The first set of meetings is about ‘shaping engagement’ and we should obviously be arguing for maximum public engagement – not just through very small established groups, but with well-advertised open public meetings across the area, maximum opportunities for the public to write in with their views, absolute transparency about feedback etc. This should happen before the ‘preferred option’ is finalised, otherwise we end up ‘consulting’ on something that is already a done deal.
The second set of meetings is about specific strands of healthcare – great if you have prior knowledge or interest of a particular area, but don’t be put off from going if you haven’t. We’re all health service users, and we all have a contribution to make.
Our ‘lines in the sand’ will be very obvious points of principle. We have no problem with changes in the NHS, but we oppose cuts, we oppose worse services, and we oppose worse access to services. Cuts are being made, and there is a public right to know this. Nothing – including the A&E – should be closed down until there is very clearly an alternative service of equal quality in place. Hospital beds and hospital services can’t be replaced by ‘virtual hospitals’ (community services) unless there is enough money put in to make sure that these replacements will work. Changes to local NHS care should be about the creation of an integrated health and social care system and based on a thorough going review of all existing services – and ‘Future Fit’ falls far short of this. We’re opposed to privatisation of services, because this leads to fragmentation, competition instead of collaboration, and health services that are run on the basis of profit not human need.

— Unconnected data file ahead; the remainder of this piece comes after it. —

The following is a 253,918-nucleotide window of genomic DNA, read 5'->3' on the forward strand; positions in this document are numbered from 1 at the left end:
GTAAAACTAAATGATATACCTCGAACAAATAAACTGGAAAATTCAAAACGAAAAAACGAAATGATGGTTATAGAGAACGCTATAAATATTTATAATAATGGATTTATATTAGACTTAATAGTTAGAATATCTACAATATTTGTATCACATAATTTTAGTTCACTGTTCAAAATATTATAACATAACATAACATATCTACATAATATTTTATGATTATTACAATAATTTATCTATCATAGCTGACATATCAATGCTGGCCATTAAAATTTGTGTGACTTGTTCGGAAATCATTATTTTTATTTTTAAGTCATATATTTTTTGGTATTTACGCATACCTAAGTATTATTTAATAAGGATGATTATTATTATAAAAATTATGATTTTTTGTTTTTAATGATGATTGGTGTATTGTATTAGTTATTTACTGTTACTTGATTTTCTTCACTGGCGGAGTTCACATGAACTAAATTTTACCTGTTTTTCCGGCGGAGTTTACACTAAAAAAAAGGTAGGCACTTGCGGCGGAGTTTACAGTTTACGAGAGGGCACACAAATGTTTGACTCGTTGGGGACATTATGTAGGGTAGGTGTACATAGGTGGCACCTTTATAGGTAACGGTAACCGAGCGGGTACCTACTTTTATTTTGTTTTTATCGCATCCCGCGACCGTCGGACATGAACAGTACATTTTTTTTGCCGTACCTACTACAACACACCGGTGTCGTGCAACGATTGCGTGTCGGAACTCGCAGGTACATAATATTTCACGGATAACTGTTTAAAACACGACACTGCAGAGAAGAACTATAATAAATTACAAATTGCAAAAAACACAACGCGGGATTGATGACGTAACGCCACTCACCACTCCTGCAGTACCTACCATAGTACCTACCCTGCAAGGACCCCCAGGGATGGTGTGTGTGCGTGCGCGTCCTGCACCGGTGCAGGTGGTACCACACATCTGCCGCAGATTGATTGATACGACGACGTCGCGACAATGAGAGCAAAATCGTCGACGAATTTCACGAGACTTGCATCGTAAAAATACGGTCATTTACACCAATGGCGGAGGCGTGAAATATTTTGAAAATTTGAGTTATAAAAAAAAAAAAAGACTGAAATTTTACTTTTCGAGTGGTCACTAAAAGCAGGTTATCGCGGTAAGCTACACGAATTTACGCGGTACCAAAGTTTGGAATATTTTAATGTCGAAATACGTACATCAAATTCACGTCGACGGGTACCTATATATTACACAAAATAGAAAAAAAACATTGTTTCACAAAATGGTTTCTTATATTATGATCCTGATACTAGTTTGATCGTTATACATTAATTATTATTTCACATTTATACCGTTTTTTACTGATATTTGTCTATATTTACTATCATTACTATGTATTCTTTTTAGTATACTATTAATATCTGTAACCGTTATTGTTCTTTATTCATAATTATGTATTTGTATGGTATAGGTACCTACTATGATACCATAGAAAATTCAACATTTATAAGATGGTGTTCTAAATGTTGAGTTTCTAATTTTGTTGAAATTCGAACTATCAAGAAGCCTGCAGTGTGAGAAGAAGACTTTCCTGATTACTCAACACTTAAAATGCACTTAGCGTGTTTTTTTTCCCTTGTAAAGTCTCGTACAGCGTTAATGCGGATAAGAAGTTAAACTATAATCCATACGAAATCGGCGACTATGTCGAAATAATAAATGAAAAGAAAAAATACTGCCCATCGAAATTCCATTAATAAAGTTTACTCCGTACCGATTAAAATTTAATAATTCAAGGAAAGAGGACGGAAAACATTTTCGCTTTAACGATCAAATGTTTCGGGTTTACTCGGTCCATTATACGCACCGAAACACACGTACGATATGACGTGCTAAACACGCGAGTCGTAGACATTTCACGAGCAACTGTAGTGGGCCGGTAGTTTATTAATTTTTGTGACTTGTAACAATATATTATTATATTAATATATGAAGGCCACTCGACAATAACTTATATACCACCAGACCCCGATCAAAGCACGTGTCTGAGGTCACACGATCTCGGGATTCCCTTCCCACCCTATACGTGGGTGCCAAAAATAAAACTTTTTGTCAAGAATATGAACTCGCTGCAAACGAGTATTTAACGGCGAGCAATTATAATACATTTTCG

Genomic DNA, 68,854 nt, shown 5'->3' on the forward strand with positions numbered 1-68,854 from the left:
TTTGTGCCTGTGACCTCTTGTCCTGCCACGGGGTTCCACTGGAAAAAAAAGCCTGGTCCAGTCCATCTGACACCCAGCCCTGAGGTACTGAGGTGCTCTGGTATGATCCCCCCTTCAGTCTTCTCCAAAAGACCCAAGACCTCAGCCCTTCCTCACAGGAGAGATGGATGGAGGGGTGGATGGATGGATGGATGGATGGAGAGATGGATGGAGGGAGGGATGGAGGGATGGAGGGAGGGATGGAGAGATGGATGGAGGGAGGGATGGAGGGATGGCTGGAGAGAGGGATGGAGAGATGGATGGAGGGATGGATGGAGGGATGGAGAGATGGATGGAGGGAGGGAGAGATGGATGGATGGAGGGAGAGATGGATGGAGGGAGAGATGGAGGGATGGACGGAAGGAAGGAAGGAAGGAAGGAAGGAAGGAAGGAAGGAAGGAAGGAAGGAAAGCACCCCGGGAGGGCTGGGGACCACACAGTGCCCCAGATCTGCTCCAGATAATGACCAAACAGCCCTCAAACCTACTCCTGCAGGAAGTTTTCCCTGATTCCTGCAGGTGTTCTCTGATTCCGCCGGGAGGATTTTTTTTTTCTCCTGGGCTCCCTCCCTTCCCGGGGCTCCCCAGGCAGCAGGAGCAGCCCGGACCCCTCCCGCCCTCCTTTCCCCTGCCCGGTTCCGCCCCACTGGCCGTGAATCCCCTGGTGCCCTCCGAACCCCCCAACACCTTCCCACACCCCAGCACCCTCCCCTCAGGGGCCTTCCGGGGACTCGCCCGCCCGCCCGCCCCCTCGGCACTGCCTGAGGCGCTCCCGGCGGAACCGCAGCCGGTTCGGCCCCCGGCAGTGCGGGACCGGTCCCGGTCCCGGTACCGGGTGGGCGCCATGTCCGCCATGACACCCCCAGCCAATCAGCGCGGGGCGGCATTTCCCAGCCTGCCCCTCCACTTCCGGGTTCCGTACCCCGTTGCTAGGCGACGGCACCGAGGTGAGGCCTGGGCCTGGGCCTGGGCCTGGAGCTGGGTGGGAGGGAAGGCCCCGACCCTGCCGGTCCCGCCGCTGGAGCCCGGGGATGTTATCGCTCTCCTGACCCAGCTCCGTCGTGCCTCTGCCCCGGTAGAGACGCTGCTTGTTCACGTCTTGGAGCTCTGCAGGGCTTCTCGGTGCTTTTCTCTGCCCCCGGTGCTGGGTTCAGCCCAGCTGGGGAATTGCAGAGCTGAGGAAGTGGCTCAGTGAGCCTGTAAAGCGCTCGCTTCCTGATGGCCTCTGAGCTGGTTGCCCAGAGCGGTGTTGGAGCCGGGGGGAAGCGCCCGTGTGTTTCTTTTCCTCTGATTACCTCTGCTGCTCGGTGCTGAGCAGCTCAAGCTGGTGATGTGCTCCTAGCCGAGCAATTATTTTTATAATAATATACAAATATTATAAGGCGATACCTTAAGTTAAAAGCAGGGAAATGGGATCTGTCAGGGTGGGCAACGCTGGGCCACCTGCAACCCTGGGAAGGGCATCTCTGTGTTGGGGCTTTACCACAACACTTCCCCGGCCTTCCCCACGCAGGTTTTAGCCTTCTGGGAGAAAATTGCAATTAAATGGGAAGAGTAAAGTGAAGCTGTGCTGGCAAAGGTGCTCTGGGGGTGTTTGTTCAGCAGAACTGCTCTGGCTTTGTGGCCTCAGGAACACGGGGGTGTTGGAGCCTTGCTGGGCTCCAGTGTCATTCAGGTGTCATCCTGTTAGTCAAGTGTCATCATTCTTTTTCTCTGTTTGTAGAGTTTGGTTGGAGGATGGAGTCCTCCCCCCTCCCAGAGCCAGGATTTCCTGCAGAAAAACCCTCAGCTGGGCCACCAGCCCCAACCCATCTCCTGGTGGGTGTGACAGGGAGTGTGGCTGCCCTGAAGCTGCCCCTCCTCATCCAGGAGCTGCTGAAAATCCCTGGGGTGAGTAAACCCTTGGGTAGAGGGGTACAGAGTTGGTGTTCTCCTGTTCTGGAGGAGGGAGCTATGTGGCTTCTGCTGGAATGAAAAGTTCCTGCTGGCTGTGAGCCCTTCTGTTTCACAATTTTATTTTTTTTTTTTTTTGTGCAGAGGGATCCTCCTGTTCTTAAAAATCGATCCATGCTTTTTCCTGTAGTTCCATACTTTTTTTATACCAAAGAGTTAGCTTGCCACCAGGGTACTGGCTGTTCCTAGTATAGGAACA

Please let Gill know if you are attending any of these events.
Well, we’ve got nothing to worry about. Secretary of State for Health Jeremy Hunt visited Telford in February 2014 and was challenged about the possible closure of one of our two local A&E Departments. Jeremy Hunt said, “We commit to A&E on both sites and there are no plans to change that.” So there you have it. We can sleep easy in our beds.
If this is true, the fears for our A&Es – and the hospitals that go with them – are easily solved. The Chief Executives of the acute hospital trust and of the Clinical Commissioning Groups that buy services can make a straightforward commitment. They can pledge that there will be no closure or downgrading of the A&E departments at Telford or Shrewsbury, and no closure or downgrading of the Princess Royal Hospital or the Royal Shrewsbury Hospital.
What’s Really Happening
Away from the ‘everything’s fine’ world of Jeremy Hunt, we’re heading quickly for the loss of an A&E department. We currently have two A&Es: one at the Royal Shrewsbury Hospital, and the other at the Princess Royal Hospital, in Telford. Back in August 2013, Peter Herring – Chief Executive of both hospitals – said that one of the A&Es was likely to close, and that ‘providing specialist health services, including accident and emergency and intensive care, at both hospitals was unrealistic’. The acute trust (the organisation running the two hospitals) is in financial crisis. They’ve just been bailed out to the tune of £4 million by the NHS nationally, because they ended the financial year in serious deficit. Closing down an A&E – or even better, one of your District General Hospitals – is a great way of saving a lot of money.
An article in the Shropshire Star reporting on the launch of our campaign was the lead story on the paper’s website yesterday evening.